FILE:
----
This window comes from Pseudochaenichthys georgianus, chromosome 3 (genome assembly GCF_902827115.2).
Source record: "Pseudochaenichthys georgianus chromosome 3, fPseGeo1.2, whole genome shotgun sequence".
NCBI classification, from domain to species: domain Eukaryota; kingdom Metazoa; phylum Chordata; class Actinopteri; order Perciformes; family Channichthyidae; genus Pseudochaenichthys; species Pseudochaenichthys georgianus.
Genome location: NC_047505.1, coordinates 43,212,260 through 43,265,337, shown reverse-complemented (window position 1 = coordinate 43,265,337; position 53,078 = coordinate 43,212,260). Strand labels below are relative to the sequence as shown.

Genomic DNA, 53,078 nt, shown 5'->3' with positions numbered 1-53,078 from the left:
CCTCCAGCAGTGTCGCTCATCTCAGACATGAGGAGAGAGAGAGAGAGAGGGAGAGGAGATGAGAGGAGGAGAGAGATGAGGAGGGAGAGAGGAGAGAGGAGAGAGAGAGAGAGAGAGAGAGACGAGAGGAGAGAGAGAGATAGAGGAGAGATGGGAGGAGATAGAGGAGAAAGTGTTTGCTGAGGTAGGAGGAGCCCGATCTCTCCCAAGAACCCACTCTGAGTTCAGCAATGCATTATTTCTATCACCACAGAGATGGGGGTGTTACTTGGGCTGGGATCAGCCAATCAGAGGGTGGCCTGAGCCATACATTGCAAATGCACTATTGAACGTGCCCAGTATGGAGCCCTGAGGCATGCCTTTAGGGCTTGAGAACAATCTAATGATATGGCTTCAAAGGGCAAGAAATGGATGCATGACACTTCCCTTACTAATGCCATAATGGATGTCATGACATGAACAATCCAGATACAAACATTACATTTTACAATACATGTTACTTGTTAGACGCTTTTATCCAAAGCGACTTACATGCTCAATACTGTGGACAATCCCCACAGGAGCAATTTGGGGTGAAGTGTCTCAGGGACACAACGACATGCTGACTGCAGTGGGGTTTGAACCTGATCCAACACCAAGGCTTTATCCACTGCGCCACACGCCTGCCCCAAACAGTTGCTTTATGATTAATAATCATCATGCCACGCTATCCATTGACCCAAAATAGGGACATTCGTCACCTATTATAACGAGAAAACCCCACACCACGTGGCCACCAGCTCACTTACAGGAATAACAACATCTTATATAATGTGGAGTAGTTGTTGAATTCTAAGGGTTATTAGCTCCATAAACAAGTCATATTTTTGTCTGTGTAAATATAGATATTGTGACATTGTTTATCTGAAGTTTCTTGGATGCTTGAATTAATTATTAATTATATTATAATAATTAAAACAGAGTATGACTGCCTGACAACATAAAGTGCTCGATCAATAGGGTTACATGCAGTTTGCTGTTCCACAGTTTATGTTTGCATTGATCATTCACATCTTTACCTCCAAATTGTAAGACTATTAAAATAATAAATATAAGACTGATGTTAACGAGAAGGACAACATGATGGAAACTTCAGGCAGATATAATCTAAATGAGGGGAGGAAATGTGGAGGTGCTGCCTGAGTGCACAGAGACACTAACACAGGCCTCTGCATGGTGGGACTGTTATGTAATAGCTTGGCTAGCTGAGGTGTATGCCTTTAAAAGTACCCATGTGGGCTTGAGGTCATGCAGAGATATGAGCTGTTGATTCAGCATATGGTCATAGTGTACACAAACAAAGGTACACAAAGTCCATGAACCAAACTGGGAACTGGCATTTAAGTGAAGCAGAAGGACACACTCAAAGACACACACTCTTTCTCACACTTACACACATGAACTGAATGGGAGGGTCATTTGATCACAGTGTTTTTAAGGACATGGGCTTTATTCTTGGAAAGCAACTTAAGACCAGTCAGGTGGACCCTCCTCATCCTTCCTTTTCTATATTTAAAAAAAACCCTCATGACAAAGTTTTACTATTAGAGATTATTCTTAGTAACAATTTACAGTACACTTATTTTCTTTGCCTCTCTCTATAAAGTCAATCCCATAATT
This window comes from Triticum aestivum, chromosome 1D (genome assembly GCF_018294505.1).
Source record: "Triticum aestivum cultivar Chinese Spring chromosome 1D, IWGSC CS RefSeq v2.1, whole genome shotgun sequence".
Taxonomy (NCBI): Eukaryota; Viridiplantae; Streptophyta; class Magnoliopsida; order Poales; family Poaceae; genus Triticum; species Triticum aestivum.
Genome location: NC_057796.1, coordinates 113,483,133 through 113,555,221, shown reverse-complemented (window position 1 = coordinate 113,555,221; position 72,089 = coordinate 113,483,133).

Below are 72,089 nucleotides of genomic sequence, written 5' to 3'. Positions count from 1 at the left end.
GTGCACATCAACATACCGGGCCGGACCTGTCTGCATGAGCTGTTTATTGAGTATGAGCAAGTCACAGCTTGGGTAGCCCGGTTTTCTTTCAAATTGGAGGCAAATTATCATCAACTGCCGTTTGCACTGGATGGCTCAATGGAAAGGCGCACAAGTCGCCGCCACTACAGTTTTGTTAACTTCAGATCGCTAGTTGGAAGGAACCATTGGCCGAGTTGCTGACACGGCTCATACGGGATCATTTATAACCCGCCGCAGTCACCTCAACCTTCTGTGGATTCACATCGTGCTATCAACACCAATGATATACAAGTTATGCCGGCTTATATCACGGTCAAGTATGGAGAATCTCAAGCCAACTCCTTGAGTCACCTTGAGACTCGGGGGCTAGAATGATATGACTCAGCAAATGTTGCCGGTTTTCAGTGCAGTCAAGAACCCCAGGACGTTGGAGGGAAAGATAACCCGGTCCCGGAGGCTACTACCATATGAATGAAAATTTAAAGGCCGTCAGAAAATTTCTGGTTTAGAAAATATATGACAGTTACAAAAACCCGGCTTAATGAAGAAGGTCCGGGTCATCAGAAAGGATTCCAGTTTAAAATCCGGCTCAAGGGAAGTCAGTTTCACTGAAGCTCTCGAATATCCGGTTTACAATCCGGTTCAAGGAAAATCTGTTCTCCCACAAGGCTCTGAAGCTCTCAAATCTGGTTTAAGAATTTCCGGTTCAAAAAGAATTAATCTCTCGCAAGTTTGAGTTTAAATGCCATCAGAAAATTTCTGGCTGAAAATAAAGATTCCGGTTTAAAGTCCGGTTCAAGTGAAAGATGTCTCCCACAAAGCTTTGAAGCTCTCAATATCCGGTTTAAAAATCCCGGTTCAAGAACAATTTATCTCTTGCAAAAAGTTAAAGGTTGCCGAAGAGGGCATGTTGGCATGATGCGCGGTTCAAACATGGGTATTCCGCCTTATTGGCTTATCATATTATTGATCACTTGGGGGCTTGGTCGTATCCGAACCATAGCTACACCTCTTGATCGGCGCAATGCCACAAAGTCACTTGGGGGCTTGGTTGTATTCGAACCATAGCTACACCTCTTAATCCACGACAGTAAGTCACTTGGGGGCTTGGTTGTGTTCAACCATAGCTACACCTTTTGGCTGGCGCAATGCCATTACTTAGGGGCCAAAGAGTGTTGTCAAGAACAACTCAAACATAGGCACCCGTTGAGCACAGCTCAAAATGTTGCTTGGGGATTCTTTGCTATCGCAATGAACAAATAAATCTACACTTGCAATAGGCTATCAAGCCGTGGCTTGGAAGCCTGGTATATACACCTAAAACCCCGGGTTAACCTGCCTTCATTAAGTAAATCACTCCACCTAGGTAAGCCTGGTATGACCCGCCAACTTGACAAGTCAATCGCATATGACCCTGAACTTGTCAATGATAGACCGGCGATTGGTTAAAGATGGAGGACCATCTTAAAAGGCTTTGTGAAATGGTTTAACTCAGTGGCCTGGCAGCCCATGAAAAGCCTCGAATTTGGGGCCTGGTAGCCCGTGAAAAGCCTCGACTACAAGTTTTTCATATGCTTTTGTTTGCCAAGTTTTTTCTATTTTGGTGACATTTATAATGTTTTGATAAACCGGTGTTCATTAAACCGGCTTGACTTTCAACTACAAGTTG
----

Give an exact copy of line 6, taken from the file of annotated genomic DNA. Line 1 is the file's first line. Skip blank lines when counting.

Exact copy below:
CCTCCAGCAGTGTCGCTCATCTCAGACATGAGGAGAGAGAGAGAGAGAGGGAGAGGAGATGAGAGGAGGAGAGAGATGAGGAGGGAGAGAGGAGAGAGGAGAGAGAGAGAGAGAGAGAGAGACGAGAGGAGAGAGAGAGATAGAGGAGAGATGGGAGGAGATAGAGGAGAAAGTGTTTGCTGAGGTAGGAGGAGCCCGATCTCTCCCAAGAACCCACTCTGAGTTCAGCAATGCATTATTTCTATCACCACAGAGATGGGGGTGTTACTTGGGCTGGGATCAGCCAATCAGAGGGTGGCCTGAGCCATACATTGCAAATGCACTATTGAACGTGCCCAGTATGGAGCCCTGAGGCATGCCTTTAGGGCTTGAGAACAATCTAATGATATGGCTTCAAAGGGCAAGAAATGGATGCATGACACTTCCCTTACTAATGCCATAATGGATGTCATGACATGAACAATCCAGATACAAACATTACATTTTACAATACATGTTACTTGTTAGACGCTTTTATCCAAAGCGACTTACATGCTCAATACTGTGGACAATCCCCACAGGAGCAATTTGGGGTGAAGTGTCTCAGGGACACAACGACATGCTGACTGCAGTGGGGTTTGAACCTGATCCAACACCAAGGCTTTATCCACTGCGCCACACGCCTGCCCCAAACAGTTGCTTTATGATTAATAATCATCATGCCACGCTATCCATTGACCCAAAATAGGGACATTCGTCACCTATTATAACGAGAAAACCCCACACCACGTGGCCACCAGCTCACTTACAGGAATAACAACATCTTATATAATGTGGAGTAGTTGTTGAATTCTAAGGGTTATTAGCTCCATAAACAAGTCATATTTTTGTCTGTGTAAATATAGATATTGTGACATTGTTTATCTGAAGTTTCTTGGATGCTTGAATTAATTATTAATTATATTATAATAATTAAAACAGAGTATGACTGCCTGACAACATAAAGTGCTCGATCAATAGGGTTACATGCAGTTTGCTGTTCCACAGTTTATGTTTGCATTGATCATTCACATCTTTACCTCCAAATTGTAAGACTATTAAAATAATAAATATAAGACTGATGTTAACGAGAAGGACAACATGATGGAAACTTCAGGCAGATATAATCTAAATGAGGGGAGGAAATGTGGAGGTGCTGCCTGAGTGCACAGAGACACTAACACAGGCCTCTGCATGGTGGGACTGTTATGTAATAGCTTGGCTAGCTGAGGTGTATGCCTTTAAAAGTACCCATGTGGGCTTGAGGTCATGCAGAGATATGAGCTGTTGATTCAGCATATGGTCATAGTGTACACAAACAAAGGTACACAAAGTCCATGAACCAAACTGGGAACTGGCATTTAAGTGAAGCAGAAGGACACACTCAAAGACACACACTCTTTCTCACACTTACACACATGAACTGAATGGGAGGGTCATTTGATCACAGTGTTTTTAAGGACATGGGCTTTATTCTTGGAAAGCAACTTAAGACCAGTCAGGTGGACCCTCCTCATCCTTCCTTTTCTATATTTAAAAAAAACCCTCATGACAAAGTTTTACTATTAGAGATTATTCTTAGTAACAATTTACAGTACACTTATTTTCTTTGCCTCTCTCTATAAAGTCAATCCCATAATT